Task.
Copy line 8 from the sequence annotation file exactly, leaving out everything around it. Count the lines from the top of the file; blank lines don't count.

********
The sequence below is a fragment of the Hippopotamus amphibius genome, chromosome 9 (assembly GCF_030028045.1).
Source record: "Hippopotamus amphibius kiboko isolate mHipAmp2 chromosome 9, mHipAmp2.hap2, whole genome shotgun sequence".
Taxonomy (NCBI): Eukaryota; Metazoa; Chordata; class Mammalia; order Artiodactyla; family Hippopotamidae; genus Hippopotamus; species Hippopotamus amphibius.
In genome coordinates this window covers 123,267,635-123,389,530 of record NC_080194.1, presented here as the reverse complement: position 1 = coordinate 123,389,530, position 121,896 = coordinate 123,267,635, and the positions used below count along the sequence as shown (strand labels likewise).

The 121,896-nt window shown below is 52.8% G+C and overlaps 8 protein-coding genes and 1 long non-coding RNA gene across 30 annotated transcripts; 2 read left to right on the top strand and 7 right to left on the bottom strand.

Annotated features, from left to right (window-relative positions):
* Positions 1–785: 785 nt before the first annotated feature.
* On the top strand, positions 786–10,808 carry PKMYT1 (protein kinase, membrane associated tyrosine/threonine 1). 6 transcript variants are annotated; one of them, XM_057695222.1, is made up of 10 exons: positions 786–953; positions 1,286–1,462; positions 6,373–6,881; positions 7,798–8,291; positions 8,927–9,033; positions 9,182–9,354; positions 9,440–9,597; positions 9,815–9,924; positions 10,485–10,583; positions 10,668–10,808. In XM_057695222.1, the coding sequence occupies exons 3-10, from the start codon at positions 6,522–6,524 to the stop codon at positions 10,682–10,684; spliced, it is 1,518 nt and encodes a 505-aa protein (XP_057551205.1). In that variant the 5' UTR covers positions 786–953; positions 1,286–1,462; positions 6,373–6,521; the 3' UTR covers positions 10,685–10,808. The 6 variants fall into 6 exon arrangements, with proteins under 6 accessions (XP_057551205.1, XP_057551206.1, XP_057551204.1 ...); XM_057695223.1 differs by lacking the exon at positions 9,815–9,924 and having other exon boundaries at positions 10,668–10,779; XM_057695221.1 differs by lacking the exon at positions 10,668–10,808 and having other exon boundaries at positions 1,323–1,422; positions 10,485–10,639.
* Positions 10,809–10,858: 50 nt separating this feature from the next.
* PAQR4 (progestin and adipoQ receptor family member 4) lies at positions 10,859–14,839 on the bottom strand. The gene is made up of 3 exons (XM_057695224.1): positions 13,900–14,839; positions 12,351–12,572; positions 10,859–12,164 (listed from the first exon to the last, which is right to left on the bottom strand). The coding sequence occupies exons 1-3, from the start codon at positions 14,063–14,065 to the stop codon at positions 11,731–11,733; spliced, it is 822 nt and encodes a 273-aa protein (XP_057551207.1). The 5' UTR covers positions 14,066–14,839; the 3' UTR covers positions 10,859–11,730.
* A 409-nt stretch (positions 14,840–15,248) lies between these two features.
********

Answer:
* On the top strand, positions 786–10,808 carry PKMYT1 (protein kinase, membrane associated tyrosine/threonine 1). 6 transcript variants are annotated; one of them, XM_057695222.1, is made up of 10 exons: positions 786–953; positions 1,286–1,462; positions 6,373–6,881; positions 7,798–8,291; positions 8,927–9,033; positions 9,182–9,354; positions 9,440–9,597; positions 9,815–9,924; positions 10,485–10,583; positions 10,668–10,808. In XM_057695222.1, the coding sequence occupies exons 3-10, from the start codon at positions 6,522–6,524 to the stop codon at positions 10,682–10,684; spliced, it is 1,518 nt and encodes a 505-aa protein (XP_057551205.1). In that variant the 5' UTR covers positions 786–953; positions 1,286–1,462; positions 6,373–6,521; the 3' UTR covers positions 10,685–10,808. The 6 variants fall into 6 exon arrangements, with proteins under 6 accessions (XP_057551205.1, XP_057551206.1, XP_057551204.1 ...); XM_057695223.1 differs by lacking the exon at positions 9,815–9,924 and having other exon boundaries at positions 10,668–10,779; XM_057695221.1 differs by lacking the exon at positions 10,668–10,808 and having other exon boundaries at positions 1,323–1,422; positions 10,485–10,639.